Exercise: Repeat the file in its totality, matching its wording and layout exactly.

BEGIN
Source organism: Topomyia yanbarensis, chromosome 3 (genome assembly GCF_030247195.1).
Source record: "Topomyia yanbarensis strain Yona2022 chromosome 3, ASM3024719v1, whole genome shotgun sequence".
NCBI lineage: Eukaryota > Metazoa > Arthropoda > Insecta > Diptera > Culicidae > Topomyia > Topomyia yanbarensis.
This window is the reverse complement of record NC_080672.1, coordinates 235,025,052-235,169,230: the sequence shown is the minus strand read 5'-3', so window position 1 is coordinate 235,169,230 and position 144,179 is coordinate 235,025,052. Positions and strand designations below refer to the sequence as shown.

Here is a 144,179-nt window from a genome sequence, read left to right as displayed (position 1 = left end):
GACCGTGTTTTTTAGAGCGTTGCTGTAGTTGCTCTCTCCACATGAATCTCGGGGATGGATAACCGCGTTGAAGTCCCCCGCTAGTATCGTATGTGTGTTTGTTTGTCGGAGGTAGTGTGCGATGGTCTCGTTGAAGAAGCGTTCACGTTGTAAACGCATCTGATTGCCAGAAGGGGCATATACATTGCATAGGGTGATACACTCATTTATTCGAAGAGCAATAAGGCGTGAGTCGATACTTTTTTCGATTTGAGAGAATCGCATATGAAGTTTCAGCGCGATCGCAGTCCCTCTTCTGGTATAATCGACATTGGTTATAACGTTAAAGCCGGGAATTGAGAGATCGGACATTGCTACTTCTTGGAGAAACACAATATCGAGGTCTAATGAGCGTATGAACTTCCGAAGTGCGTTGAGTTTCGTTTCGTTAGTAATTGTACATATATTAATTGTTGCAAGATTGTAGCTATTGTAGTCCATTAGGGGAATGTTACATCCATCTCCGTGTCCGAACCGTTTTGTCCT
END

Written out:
Source organism: Topomyia yanbarensis, chromosome 3 (genome assembly GCF_030247195.1).
Source record: "Topomyia yanbarensis strain Yona2022 chromosome 3, ASM3024719v1, whole genome shotgun sequence".
NCBI lineage: Eukaryota > Metazoa > Arthropoda > Insecta > Diptera > Culicidae > Topomyia > Topomyia yanbarensis.
This window is the reverse complement of record NC_080672.1, coordinates 235,025,052-235,169,230: the sequence shown is the minus strand read 5'-3', so window position 1 is coordinate 235,169,230 and position 144,179 is coordinate 235,025,052. Positions and strand designations below refer to the sequence as shown.

Here is a 144,179-nt window from a genome sequence, read left to right as displayed (position 1 = left end):
GACCGTGTTTTTTAGAGCGTTGCTGTAGTTGCTCTCTCCACATGAATCTCGGGGATGGATAACCGCGTTGAAGTCCCCCGCTAGTATCGTATGTGTGTTTGTTTGTCGGAGGTAGTGTGCGATGGTCTCGTTGAAGAAGCGTTCACGTTGTAAACGCATCTGATTGCCAGAAGGGGCATATACATTGCATAGGGTGATACACTCATTTATTCGAAGAGCAATAAGGCGTGAGTCGATACTTTTTTCGATTTGAGAGAATCGCATATGAAGTTTCAGCGCGATCGCAGTCCCTCTTCTGGTATAATCGACATTGGTTATAACGTTAAAGCCGGGAATTGAGAGATCGGACATTGCTACTTCTTGGAGAAACACAATATCGAGGTCTAATGAGCGTATGAACTTCCGAAGTGCGTTGAGTTTCGTTTCGTTAGTAATTGTACATATATTAATTGTTGCAAGATTGTAGCTATTGTAGTCCATTAGGGGAATGTTACATCCATCTCCGTGTCCGAACCGTTTTGTCCT